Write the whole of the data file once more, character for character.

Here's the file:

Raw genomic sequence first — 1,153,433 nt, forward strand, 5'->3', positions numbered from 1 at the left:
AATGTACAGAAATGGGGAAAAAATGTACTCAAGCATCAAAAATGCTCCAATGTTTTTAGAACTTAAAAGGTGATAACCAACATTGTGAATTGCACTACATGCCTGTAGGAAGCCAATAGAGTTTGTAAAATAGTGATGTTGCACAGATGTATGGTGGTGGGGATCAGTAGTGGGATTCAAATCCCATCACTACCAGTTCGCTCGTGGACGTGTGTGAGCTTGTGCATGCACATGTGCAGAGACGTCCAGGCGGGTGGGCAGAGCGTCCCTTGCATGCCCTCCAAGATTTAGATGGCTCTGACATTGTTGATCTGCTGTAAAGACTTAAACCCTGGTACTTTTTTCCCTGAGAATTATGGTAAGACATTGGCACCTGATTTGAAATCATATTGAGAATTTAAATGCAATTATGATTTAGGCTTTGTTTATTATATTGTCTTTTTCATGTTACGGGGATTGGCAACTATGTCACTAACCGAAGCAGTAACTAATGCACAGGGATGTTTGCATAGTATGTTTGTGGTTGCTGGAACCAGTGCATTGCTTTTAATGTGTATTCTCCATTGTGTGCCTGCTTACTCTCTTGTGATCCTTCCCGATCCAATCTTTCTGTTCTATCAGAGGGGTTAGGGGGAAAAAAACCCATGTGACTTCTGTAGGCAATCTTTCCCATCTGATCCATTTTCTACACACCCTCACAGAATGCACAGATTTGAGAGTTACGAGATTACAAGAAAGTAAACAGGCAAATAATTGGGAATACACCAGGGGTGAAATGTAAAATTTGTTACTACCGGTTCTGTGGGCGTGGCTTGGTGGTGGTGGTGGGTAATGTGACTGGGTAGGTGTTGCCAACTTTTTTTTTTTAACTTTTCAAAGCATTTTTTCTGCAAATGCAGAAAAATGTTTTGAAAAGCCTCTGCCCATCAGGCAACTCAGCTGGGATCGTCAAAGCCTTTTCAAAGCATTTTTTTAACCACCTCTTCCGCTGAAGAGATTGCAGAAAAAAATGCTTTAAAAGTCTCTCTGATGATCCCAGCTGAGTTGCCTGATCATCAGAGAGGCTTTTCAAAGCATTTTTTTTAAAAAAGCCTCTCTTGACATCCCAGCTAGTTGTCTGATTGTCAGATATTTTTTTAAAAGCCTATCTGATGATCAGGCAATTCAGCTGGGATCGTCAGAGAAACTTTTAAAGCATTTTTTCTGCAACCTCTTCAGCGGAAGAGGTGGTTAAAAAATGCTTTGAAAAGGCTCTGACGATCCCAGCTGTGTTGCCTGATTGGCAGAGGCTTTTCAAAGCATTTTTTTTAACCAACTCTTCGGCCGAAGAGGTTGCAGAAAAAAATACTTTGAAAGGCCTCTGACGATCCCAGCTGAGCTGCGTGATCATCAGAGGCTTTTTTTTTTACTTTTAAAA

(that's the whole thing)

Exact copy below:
Raw genomic sequence first — 1,153,433 nt, forward strand, 5'->3', positions numbered from 1 at the left:
AATGTACAGAAATGGGGAAAAAATGTACTCAAGCATCAAAAATGCTCCAATGTTTTTAGAACTTAAAAGGTGATAACCAACATTGTGAATTGCACTACATGCCTGTAGGAAGCCAATAGAGTTTGTAAAATAGTGATGTTGCACAGATGTATGGTGGTGGGGATCAGTAGTGGGATTCAAATCCCATCACTACCAGTTCGCTCGTGGACGTGTGTGAGCTTGTGCATGCACATGTGCAGAGACGTCCAGGCGGGTGGGCAGAGCGTCCCTTGCATGCCCTCCAAGATTTAGATGGCTCTGACATTGTTGATCTGCTGTAAAGACTTAAACCCTGGTACTTTTTTCCCTGAGAATTATGGTAAGACATTGGCACCTGATTTGAAATCATATTGAGAATTTAAATGCAATTATGATTTAGGCTTTGTTTATTATATTGTCTTTTTCATGTTACGGGGATTGGCAACTATGTCACTAACCGAAGCAGTAACTAATGCACAGGGATGTTTGCATAGTATGTTTGTGGTTGCTGGAACCAGTGCATTGCTTTTAATGTGTATTCTCCATTGTGTGCCTGCTTACTCTCTTGTGATCCTTCCCGATCCAATCTTTCTGTTCTATCAGAGGGGTTAGGGGGAAAAAAACCCATGTGACTTCTGTAGGCAATCTTTCCCATCTGATCCATTTTCTACACACCCTCACAGAATGCACAGATTTGAGAGTTACGAGATTACAAGAAAGTAAACAGGCAAATAATTGGGAATACACCAGGGGTGAAATGTAAAATTTGTTACTACCGGTTCTGTGGGCGTGGCTTGGTGGTGGTGGTGGGTAATGTGACTGGGTAGGTGTTGCCAACTTTTTTTTTTTAACTTTTCAAAGCATTTTTTCTGCAAATGCAGAAAAATGTTTTGAAAAGCCTCTGCCCATCAGGCAACTCAGCTGGGATCGTCAAAGCCTTTTCAAAGCATTTTTTTAACCACCTCTTCCGCTGAAGAGATTGCAGAAAAAAATGCTTTAAAAGTCTCTCTGATGATCCCAGCTGAGTTGCCTGATCATCAGAGAGGCTTTTCAAAGCATTTTTTTTAAAAAAGCCTCTCTTGACATCCCAGCTAGTTGTCTGATTGTCAGATATTTTTTTAAAAGCCTATCTGATGATCAGGCAATTCAGCTGGGATCGTCAGAGAAACTTTTAAAGCATTTTTTCTGCAACCTCTTCAGCGGAAGAGGTGGTTAAAAAATGCTTTGAAAAGGCTCTGACGATCCCAGCTGTGTTGCCTGATTGGCAGAGGCTTTTCAAAGCATTTTTTTTAACCAACTCTTCGGCCGAAGAGGTTGCAGAAAAAAATACTTTGAAAGGCCTCTGACGATCCCAGCTGAGCTGCGTGATCATCAGAGGCTTTTTTTTTTACTTTTAAAA